40%-60% (n=284) 104 (36.6) 50 (17.6) 165 (58.1)
20%-40% (n=95) 29 (30.5) 12 (12.6) 61 (64.2)
Bottom 20% (n=34) 9 (26.5) 4 (11.8) 25 (73.5)
Totala 460 (46.9) 264 (26.9) 474 (48.3)
  a Totals may not equal 100 because some students took both USMLE Step 1 and USMLE Step 2.
  Abbreviations: CK, Clinical Knowledge; USMLE, United States Medical Licensing Examination.
Table 1.
Osteopathic Medical Students Who Took USMLE Steps 1 and 2 CK by Self-Reported Class Rank (N=981)
Survey Answer Responses, No. (%)
Class Rank Took USMLE Step 1 Took USMLE Step 2 CK Did Not Take USMLE
Top 20% (n=310) 188 (60.6) 124 (40.0) 104 (33.5)
60%-80% (n=258) 130 (50.4) 74 (28.7) 119 (46.1)
40%-60% (n=284) 104 (36.6) 50 (17.6) 165 (58.1)
20%-40% (n=95) 29 (30.5) 12 (12.6) 61 (64.2)
Bottom 20% (n=34) 9 (26.5) 4 (11.8) 25 (73.5)
Totala 460 (46.9) 264 (26.9) 474 (48.3)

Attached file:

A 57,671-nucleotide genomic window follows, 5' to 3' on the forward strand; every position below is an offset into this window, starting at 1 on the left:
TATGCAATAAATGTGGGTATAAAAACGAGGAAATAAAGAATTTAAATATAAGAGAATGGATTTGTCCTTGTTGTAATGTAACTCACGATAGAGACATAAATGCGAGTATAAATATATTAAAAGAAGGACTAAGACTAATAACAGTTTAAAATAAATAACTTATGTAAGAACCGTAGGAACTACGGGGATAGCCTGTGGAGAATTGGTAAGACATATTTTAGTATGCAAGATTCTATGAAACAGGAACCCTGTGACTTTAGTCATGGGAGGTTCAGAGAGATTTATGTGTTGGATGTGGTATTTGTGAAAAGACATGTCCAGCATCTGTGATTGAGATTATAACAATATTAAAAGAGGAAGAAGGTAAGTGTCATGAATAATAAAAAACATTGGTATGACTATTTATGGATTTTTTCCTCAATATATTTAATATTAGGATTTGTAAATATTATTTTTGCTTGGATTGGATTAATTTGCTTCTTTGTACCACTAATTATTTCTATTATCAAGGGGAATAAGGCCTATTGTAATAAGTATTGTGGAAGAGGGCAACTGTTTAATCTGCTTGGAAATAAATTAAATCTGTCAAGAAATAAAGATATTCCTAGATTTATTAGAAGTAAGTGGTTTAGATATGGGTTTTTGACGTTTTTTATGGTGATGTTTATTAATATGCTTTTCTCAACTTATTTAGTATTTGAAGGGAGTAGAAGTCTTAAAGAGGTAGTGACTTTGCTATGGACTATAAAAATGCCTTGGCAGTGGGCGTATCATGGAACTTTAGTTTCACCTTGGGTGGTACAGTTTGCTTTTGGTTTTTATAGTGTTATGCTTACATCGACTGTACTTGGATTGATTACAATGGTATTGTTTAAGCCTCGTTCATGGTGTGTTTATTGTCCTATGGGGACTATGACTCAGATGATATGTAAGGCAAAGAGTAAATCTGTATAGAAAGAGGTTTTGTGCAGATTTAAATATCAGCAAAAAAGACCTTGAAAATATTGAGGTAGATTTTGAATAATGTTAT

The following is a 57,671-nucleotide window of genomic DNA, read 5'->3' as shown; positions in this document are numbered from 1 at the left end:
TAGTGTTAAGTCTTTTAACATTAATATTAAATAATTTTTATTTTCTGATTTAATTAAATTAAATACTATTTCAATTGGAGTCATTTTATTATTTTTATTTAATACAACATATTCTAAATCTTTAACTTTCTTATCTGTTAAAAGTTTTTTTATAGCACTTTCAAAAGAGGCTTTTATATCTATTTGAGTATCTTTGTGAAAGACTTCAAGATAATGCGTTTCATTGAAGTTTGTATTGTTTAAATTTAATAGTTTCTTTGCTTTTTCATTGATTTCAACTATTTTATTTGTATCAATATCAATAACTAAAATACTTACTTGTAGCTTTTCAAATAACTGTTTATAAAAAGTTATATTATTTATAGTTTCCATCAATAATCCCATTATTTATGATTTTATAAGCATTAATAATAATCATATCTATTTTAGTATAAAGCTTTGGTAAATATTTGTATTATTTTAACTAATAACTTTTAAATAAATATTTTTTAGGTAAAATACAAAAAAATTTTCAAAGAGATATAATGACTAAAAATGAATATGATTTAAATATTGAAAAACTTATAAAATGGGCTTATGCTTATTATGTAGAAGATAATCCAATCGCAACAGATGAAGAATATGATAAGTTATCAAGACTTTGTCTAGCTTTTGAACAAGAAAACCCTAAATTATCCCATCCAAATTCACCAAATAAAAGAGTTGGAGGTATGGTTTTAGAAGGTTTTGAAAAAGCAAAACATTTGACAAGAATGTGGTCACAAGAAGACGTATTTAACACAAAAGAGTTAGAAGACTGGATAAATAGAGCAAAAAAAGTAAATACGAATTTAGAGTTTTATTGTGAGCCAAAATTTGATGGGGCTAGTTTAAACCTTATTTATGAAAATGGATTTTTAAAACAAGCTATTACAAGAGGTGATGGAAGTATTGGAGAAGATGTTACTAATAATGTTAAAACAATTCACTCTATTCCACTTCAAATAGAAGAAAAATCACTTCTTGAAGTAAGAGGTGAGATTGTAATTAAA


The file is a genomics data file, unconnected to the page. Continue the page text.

a Totals may not equal 100 because some students took both USMLE Step 1 and USMLE Step 2.
  Abbreviations: CK, Clinical Knowledge; USMLE, United States Medical Licensing Examination.
×
Table 2.
Reasons Cited by Graduating Osteopathic Medical Students for Taking the USMLE (n=507)
Main Reason Cited for Taking the USMLE Responses, No. (%)
I wanted to keep my options open 233 (46.0)
I wanted to enhance my chances of getting into an allopathic residency 179 (35.3)
I did not want to go to an osteopathic residency 33 (6.5)
There were no osteopathic programs in my desired geography 29 (5.7)
There were no osteopathic programs in my desired specialty 8 (1.6)
To improve my chances of getting into a fellowship after an osteopathic residency 7 (1.4)
Mentor/faculty advice 0
Other 18 (3.6)
  Abbreviation: USMLE, United States Medical Licensing Examination.
Table 2.
Reasons Cited by Graduating Osteopathic Medical Students for Taking the USMLE (n=507)
Main Reason Cited for Taking the USMLE Responses, No. (%)
I wanted to keep my options open 233 (46.0)
I wanted to enhance my chances of getting into an allopathic residency 179 (35.3)
I did not want to go to an osteopathic residency 33 (6.5)
There were no osteopathic programs in my desired geography 29 (5.7)
There were no osteopathic programs in my desired specialty 8 (1.6)